Americans have a love affair with Tuscany, the beautiful Italian region of hearty wines and gourmet dining, of grass-covered meadows, castle-studded hilltops and cypress trees on the Mediterranean Sea.
Long rows of sangiovese grapevines snake around ancient wineries modernized to cutting-edge methods. White Tuscan Chianina cattle graze, awaiting their fate as bistecca fiorentina, quick-charred, drizzled with balsamic vinegar, in local ristorantes.
Historic, sophisticated cities such as Florence and Siena, with their ancient churches and museums and charming piazzas lined with sidewalk cafés, create vacations that are both culture-centered and hedonistic.
Our infatuation with Tuscany began with GIs returning from World War II with memories of good food, good wine and friendly people. It was rekindled by the idyllic 2003 film “Under the Tuscan Sun.”
Premium content for only $0.99
For the most comprehensive local coverage, subscribe today.
So many Americans moved to Tuscany that a 20-something taxi driver in Florence once complained to me: “I wish so many wouldn’t come. They make home prices too expensive for Italian young people.”
Tuscany is home to a wide variety of red wines. Two types stand out — Chianti and Super Tuscan.
Tuscany is a region of 8,900 square miles. Within Tuscany, the Chianti wine region is a smaller area of almost 300 square miles between Florence and Siena. The Chianti Classico area is an even smaller area of about 100 square miles inside Chianti and Tuscany. Conditions there are said to be optimum for making Italy’s famous Chianti wine.
Chianti usually centers on the sangiovese grape, with lesser amounts of canaiolo, ciliegiolo, colorino and other reds.
Tuscany’s other important wine is the “Super Tuscan.” In the 1970s, iconoclastic growers decided to part ways with the traditional sangiovese grape and turn to French varietals such as cabernet sauvignon, merlot, cabernet franc, even syrah. The result was big, powerful wines that are some of Italy’s most expensive.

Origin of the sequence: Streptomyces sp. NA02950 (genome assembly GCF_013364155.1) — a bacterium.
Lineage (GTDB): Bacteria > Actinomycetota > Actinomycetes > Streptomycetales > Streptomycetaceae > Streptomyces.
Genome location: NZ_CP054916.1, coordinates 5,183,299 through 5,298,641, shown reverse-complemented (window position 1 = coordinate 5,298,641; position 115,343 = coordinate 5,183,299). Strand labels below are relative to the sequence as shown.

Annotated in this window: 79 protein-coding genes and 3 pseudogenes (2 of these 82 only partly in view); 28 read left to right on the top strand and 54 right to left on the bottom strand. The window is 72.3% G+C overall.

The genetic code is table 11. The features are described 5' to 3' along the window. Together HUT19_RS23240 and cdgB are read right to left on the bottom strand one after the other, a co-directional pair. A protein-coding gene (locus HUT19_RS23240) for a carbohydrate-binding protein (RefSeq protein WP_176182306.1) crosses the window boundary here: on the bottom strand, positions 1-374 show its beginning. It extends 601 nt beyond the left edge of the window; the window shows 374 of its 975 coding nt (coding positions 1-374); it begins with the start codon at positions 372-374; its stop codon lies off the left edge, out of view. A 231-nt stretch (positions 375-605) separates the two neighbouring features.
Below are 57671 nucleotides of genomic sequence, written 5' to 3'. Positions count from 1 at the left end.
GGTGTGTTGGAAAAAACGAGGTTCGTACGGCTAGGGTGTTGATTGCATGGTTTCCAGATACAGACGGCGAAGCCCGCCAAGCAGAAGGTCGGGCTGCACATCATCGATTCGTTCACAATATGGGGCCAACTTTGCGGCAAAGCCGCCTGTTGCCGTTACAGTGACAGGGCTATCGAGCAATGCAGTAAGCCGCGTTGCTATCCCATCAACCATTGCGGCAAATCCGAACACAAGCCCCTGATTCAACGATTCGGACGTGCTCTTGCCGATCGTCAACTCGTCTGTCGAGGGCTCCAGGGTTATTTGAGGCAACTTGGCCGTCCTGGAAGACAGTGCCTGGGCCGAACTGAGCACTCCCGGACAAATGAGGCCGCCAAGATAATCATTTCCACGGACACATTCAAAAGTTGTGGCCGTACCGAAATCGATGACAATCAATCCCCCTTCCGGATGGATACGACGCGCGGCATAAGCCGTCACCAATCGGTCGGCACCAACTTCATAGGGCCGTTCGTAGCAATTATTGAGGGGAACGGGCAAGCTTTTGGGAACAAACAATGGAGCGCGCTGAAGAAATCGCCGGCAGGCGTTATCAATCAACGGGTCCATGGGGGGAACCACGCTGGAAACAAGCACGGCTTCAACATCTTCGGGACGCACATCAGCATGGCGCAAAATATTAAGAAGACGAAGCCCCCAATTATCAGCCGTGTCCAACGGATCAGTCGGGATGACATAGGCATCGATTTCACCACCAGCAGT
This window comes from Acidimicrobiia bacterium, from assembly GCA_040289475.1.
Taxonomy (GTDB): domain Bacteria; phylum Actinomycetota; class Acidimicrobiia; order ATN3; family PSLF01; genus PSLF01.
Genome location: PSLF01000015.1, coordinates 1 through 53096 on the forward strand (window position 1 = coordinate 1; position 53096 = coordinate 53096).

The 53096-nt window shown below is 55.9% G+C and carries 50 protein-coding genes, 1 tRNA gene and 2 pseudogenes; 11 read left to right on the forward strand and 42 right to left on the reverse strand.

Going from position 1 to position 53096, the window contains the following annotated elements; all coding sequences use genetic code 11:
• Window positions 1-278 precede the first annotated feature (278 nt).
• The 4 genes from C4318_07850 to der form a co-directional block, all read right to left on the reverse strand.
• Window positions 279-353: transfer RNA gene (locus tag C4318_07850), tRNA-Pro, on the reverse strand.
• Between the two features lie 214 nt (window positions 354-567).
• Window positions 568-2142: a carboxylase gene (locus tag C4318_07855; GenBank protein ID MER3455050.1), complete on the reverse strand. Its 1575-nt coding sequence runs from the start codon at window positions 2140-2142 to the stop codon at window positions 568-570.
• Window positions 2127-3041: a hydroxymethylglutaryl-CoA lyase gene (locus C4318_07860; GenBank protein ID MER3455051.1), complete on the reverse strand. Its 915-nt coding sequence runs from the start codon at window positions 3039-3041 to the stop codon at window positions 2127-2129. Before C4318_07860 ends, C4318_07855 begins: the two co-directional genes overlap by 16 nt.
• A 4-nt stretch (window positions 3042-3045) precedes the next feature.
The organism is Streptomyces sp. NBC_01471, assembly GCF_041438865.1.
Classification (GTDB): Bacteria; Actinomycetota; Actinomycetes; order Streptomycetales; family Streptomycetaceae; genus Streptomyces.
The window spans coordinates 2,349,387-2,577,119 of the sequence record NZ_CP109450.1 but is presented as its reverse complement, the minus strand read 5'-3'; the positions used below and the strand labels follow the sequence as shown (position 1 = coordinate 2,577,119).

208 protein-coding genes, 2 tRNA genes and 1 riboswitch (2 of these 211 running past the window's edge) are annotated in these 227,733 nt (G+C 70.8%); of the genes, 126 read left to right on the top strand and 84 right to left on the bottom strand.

Here is some of Tuscany’s bounty:
1. 2010 Badia a Coltibuono Chianti Classico DOCG, Monte in Chianti (sangiovese, canaiolo, ciliegiolo, colorino): saturated red color, floral aromas, flavors of black plums and espresso, medium body; $20.
2. 2012 Liberta “Super Tuscan” Red Blend, by Collazzi Vineyards, Tuscany IGT (merlot, syrah, sangiovese): light body, aromas and flavors of tart cherries and minerals, crisp, long finish; $24.
3. 2011 “Lagone” Toscana IGT Aia Vecchia “Super Tuscan” Red Blend (merlot, cabernet sauvignon, cabernet franc): dark red, hint of oak, flavors of black cherries and cinnamon; $15.
4. 2012 Badia a Coltibuono “Cetamura” Chianti DOCG (sangiovese, canaiolo): light red color, aromas and flavors of tart cherries, cloves and anise, light body, ripe tannins; $10.
5. 2010 “Sor Ugo” Bolgheri Superiore DOCG Aia Vecchia “Super Tuscan” Red Blend (cabernet sauvignon, merlot, cabernet franc, petit verdot): dark red, aromas and flavors of black plums and bittersweet chocolate, full body, big, ripe tannins, long, smooth finish; $35.
6. 2011 Nipozzano Vecchie Viti (Old Vines) Chianti DOCG, by Marchese Frescobaldi (sangiovese, malvasia nera, colorino, canaiolo) dark red color, aromas and flavors of black raspberries, cloves and minerals, full-bodied and smooth; $30.
7. 2012 Capezzana “Barco Reale” di Carmignano, by Capezzana Conte Contini Bonacossi, Tuscany DOC (sangiovese, cabernet sauvignon, canaiolo, cabernet franc): dark red color, hint of oak, aromas and flavors of black cherries, ripe tannins, medium body, smooth finish; $25.
8. 2011 Castello di Monsanto Monrosso Chianti DOCG (sangiovese, canaiolo, merlot): ruby red color, aromas and flavors of ripe cherries and raspberries, crisp, soft tannins; $14.
9. 2011 Avignonesi Rosso di Montepulciano, Tuscany DOC (sangiovese, other local red varietals): medium red color, aromas and flavors of tart cherries and herbs, crisp and smooth; $19.